For the benefit of others who may look in here, I am going to answer my own question...
What I ended up doing is installing the latest version of Propel (1.5). Jan Fabry(above) mentioned that there may be residual elements to the previously generated models (from the SF project), and that was a concern of mine as well. So I ran a 'reverse' on the database and generated new schema/models too.
I am certainly keeping the original generated models close at hand for reference, as I am reusing the existing database. I also ran a phpDoc build on the previous app, including the generated Propel models and that is serving as a great tool to see what was done before. As a 'side' tip, I also ran phpDoc on my new generated models and I now have a sort of 'reference' doc to my new 'custom db api' that was generated from the Propel build...really cool!
There are some schema issues already, like the lack of support for ENUM types...but coming in v1.6 of Propel. The original models serve as a working example of how Propel was used with the existing database. I foresee editing 'by hand' a few entries in the new schema when the issues arrise.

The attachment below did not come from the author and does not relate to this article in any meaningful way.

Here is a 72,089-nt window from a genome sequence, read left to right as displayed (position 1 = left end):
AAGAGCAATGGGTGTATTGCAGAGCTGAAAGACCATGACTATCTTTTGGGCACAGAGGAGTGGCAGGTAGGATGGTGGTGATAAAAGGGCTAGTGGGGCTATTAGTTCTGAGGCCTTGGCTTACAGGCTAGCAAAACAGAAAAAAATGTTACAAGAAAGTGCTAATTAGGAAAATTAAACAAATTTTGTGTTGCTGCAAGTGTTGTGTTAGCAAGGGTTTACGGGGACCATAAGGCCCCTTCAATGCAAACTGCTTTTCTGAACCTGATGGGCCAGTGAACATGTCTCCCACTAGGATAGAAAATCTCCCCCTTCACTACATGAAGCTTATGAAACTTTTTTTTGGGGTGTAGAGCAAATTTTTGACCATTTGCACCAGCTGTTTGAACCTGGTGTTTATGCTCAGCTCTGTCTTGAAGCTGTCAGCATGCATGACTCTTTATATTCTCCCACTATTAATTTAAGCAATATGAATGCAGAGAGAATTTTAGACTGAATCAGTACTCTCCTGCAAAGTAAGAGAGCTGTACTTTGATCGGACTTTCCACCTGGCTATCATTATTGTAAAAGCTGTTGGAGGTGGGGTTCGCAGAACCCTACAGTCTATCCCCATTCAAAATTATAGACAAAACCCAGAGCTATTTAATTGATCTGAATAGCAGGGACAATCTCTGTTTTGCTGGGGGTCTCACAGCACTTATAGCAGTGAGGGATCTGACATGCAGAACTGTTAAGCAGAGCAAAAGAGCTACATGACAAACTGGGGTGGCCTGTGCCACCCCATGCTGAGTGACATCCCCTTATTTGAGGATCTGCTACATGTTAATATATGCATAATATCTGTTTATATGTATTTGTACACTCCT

The v1.5 of Propel has a new 'query' API (pointed out by Frosty Z) that is replacing (or enhancing) the 'criteria' and 'peer' in my new app. The original code still serves as a good model (not MVC model) as to how the database was integrated into the app's logic before, but I am finding that the new version of Propels 'query' API is going to be a big help.
I read that Propel does not support 'joins' somewhere, but I see that this version does, and there are many other new & useful features in Propel. Quite notably, the way that the new API handles relationships. It's all in the docs at Propel, and I'm eager to use it. The database is kinda large and complex for a 'manual' interface, so the 'reverse' feature of Propel was very handy as well.
Queries like this one:
$Users = UsersQuery::create()
->find(); // $Users is a PropelCollection object
is quite "nice" as Frosty Z said, and saves a lot of coding compared to using the Zend_Db, or straight PHP/MySQL, and seems more simple than the former 'criteria', 'peer', way. That snippet came from the Propel Docs, and solves the problem that made me look elsewhere for a solution, a conditional find seemed that it was going to grow in code size comparatively. And I can already see how easy it will be to filter results in accordance with ACL's.
My answer is an explanation of why I'm not re-using the original models; lack of new methods & fear of residual code that may cause bugs or headaches, and why I stuck with Propel (besides the fact that it seems really nice); I have an existing example of a working ORM. Really, I can say that both answers above are what I went with. Thanks guys!